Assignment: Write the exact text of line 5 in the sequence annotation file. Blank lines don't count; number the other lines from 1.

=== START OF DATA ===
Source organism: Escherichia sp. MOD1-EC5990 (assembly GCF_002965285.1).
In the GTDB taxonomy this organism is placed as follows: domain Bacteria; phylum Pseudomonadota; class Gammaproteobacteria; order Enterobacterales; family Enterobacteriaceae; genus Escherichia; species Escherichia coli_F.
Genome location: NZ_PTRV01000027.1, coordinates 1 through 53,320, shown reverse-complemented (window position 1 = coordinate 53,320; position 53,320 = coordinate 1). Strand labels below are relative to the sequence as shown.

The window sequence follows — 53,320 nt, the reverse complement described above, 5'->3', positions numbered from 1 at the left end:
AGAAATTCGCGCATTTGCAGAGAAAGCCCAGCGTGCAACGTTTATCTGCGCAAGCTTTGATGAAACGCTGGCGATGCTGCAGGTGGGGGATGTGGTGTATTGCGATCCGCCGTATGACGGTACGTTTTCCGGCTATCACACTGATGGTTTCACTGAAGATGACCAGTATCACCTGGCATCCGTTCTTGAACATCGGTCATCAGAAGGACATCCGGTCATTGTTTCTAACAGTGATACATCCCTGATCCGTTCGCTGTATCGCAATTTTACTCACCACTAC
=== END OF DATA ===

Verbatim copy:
AGAAATTCGCGCATTTGCAGAGAAAGCCCAGCGTGCAACGTTTATCTGCGCAAGCTTTGATGAAACGCTGGCGATGCTGCAGGTGGGGGATGTGGTGTATTGCGATCCGCCGTATGACGGTACGTTTTCCGGCTATCACACTGATGGTTTCACTGAAGATGACCAGTATCACCTGGCATCCGTTCTTGAACATCGGTCATCAGAAGGACATCCGGTCATTGTTTCTAACAGTGATACATCCCTGATCCGTTCGCTGTATCGCAATTTTACTCACCACTAC